This scanned negative comes from the same set as the Jersey series, but this time our holidaymakers have left domestic shores and, it would appear, gone to the Alps. Looking at the scene through twenty-first century eyes, one cannot help noticing the flimsiness of the chairlift - it has the look of a deckchair suspended from wires high above a pine forest. After the comparative safety of a Jersey beach and tearoom our 1950 tourists are living life dangerously.
And then we went to Newquay. It was the year after the holiday in Jersey (or perhaps it was the year before) And we didn't go with the big crowd this time, it was just Jeff and me (or was it Colin or Frank). That's the trouble with lost and found negatives - you never quite know. But that certainly is the famous footbridge in Newquay - just behind our Betty (or was it Joan)?
A further scan from the photographs of a group of friends who, by now, are becoming rather familiar to us - it's the Jersey Boys (and Jersey Girls). We can tell they are still on the island from the lifebuoy hanging conveniently just in shot. I can make out Jersey and the other word might well be "harbour" - and the wall at the back certainly has the strength and solidity of a typical harbour wall.
Once again, a rough guess at the date would come up with the mid 1950s - that half smoked cigarette tucked behind the ear is as accurate a marker as any date stamp.
There is always an element of pleasing mystery when you buy a job lot of old photographs or negatives from one of the on-line auction sites. There are the usual "what", "where", and "who" questions - most of which will inevitably go unanswered - but there is also the question of what connects the various images. Are they the same family, the same holiday, the same photography - or are they a desperate lot thrown together from the contents of several old shoeboxes?
When I started scanning the current batch< i came across a beach scene which could be accurately identified as St Brelade's Bay in Jersey. The second scan moves us a few miles along the coast, to the unforgettable landmark of La Corbiere Lighthouse. A good percentage of visitors to the island of Jersey have had a similar photograph taken (I certainly have). Who exactly this is, I still have no idea - but I know where she's been.
"Midbay" has a slightly un-British ring to it, more fitted, perhaps, to an Australian surf-pounded beach or a location in a Raymond Chandler novel. But the people featured in this scan of a long-lost negative of unknown origins, have a half-familiar feel to them - they are faces from my youth, stances from my memories. Midbay was relatively easy to pin down - there is a Midbay in St Brelade's Bay on the island of Jersey. A comparison with an on-line archive shot of the Midbay stores confirms the location. Who the group are, I have absolutely no idea at all, but it is the kind of photograph you can take a stroll around - look at a face here, a connection there. Even the smallest, most grain-infested corner can be turned into an impressionist's picnic.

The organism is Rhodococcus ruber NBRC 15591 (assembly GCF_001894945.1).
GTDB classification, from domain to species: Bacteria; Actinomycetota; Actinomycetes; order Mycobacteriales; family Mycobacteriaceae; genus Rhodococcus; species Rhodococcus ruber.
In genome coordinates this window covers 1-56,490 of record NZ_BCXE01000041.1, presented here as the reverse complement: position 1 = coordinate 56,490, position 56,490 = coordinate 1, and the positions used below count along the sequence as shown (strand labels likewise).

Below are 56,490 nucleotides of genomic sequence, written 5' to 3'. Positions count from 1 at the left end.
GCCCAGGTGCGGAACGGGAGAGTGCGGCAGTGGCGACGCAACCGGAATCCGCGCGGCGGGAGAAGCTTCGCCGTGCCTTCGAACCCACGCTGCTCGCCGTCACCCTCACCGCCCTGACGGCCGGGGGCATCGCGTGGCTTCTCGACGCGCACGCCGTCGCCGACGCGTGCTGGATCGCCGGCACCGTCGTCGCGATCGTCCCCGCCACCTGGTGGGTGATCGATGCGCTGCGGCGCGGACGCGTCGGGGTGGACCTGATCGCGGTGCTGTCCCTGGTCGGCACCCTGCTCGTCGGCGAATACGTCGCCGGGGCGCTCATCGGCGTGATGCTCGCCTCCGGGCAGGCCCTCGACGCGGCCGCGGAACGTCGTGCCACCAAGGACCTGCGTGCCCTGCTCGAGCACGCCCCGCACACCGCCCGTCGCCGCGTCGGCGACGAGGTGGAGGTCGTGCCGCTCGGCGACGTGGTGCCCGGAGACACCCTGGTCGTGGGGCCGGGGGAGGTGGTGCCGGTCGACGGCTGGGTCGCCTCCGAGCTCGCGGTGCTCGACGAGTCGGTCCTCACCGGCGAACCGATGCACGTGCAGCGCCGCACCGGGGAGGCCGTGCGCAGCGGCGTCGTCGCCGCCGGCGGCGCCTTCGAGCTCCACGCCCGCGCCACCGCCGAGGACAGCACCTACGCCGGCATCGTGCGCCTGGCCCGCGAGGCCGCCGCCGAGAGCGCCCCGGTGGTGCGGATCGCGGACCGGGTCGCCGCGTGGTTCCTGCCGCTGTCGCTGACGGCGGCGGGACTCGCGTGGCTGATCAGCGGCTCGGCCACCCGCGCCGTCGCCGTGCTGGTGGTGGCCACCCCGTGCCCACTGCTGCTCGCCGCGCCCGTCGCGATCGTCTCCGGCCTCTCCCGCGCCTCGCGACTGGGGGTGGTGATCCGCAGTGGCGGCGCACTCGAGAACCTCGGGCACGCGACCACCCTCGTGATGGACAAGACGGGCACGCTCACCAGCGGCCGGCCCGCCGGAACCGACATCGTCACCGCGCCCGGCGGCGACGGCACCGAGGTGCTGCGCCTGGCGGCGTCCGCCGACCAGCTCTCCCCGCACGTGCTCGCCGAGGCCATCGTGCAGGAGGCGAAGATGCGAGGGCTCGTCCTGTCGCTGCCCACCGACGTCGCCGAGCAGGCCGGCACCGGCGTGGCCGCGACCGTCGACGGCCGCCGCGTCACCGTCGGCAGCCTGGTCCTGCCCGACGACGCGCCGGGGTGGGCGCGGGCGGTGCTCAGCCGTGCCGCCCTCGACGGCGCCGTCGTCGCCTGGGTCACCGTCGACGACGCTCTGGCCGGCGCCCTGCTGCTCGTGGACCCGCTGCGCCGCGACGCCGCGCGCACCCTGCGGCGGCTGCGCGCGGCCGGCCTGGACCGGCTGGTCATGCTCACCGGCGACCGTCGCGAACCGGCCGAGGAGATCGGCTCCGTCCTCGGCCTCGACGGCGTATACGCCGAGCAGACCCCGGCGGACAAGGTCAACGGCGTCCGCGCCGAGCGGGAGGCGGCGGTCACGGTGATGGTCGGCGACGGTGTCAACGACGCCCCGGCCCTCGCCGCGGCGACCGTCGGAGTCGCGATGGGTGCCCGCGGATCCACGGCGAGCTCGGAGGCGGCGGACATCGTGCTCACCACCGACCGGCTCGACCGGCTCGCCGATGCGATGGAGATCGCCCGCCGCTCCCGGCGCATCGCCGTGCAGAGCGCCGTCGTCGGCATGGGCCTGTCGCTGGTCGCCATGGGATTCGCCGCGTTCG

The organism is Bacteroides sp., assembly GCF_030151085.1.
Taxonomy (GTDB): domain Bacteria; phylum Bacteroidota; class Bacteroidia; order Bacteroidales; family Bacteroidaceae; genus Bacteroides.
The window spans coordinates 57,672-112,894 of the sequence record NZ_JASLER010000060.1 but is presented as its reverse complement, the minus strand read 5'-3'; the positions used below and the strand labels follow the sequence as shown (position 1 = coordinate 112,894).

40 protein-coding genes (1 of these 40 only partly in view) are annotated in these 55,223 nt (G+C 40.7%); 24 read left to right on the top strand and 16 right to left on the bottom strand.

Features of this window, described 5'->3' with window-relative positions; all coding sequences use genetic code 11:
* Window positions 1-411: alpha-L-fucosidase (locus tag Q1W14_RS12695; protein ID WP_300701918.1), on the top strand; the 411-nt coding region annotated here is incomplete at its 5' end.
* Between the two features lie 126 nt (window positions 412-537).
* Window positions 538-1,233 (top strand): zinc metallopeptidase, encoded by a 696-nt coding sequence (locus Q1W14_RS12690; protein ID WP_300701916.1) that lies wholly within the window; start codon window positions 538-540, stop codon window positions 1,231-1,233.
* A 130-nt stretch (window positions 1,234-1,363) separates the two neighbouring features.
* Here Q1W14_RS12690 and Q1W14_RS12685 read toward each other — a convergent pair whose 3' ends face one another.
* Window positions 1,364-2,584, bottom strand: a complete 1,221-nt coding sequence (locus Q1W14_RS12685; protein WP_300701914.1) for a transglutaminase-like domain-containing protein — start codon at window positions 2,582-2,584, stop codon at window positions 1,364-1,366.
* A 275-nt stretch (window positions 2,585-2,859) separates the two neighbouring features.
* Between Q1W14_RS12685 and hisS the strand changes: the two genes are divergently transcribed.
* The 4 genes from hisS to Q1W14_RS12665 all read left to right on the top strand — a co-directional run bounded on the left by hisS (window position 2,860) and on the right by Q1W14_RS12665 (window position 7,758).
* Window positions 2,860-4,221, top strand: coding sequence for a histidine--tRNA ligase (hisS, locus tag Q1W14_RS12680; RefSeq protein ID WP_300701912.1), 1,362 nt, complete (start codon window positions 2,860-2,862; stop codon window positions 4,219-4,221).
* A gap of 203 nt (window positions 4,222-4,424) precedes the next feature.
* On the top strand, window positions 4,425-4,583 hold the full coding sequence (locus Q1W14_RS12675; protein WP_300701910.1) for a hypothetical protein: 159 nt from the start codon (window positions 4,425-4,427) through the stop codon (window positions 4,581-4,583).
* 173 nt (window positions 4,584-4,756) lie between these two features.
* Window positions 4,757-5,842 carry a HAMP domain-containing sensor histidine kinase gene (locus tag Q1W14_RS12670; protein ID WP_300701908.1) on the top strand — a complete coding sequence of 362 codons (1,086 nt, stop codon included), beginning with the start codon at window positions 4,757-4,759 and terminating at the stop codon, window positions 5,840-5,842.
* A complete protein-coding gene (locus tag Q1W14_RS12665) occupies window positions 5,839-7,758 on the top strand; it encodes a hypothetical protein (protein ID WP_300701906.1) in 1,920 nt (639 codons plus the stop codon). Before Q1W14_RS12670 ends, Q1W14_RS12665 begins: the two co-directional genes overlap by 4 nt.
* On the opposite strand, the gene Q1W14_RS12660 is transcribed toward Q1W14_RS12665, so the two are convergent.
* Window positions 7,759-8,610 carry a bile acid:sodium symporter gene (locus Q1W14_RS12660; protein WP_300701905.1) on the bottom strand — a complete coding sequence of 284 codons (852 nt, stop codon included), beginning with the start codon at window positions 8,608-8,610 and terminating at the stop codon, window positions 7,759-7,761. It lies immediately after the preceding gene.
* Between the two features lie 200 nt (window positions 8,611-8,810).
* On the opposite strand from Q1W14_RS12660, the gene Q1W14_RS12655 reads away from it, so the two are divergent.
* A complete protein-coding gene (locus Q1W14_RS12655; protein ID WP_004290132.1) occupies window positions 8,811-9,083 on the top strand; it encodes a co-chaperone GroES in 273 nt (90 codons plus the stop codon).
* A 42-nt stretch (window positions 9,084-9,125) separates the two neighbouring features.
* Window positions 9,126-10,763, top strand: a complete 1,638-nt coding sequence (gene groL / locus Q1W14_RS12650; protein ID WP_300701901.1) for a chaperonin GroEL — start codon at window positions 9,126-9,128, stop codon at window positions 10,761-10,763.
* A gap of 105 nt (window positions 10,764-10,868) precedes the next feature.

There is such an air of confidence about this young chap - legs crossed, hands firmly pocketed and a smile that radiates satisfaction. The small, faded photograph came to me as a lost and unloved - but how could anyone not love this epitome of a 1920s delivery boy. A little research reveals that the firm must be that of W G Pannett who were confectioners in Horsham, West Sussex. Now that we have a name and location, perhaps somebody will step forward and claim him.
A second photograph was in the same batch of unwanted and unloved photographs that arrived through my letterbox. The hat may not be bigger than the first, but it is definitely grander. The outfit appears to have enough fur and feathers to kit out a turkey. The costumes alone would demand all the resources of a modern credit card.
What do you do if you can only afford a little photograph? Well you can make sure you are wearing a big hat for starters. And then you can get a big frame. But even with the big hat and big frame, the final product is only about the size of a modern credit card.
I am not quite sure what a "roadster" was, but surely this must have been one. Mud guards that have the curves of an Impressionist's model, a steering wheel that looks as if it was designed for serious steering, and a running board every young buck would want to jump upon. And within it there is a party going on, and everyone has put their best hat on for the occasion. I suspect that the photograph dates from the mid 1920s, and the rest of the photographs in this eBay purchase were definitely British. Usually you can pin cars down by the position of the steering wheel, but this one seems to be covering all options by having a central wheel.
This small Victorian portrait card measures just 2.5 by 1.5 inches and was of a size known, appropriately enough, as a midget. Such cards never achieved the popularity of their larger cousins - the carte-de-visite and the cabinet card - but they were popular for a time in the 1890s because they were significantly cheaper than the larger cards. In the early 1890s, Henry Spinks would sell you a dozen midget cards for just four shillings and sixpence. Who this particular midget is, I have no idea: but she is a midget gem.
1707-133 : TWO THEATRICALS Two more smilers, but this time I suspect there are differences. First of all we have, I think, two women ...
1707-130 : VICTORIAN COUPLE WITH SMILES This Victorian couple are both smiling, which is rare for photographs of this age. It wasn...
This small Victorian portrait card measures just 2.5 by 1.5 inches and was of a size known, appropriately enough, as a midget . Such car...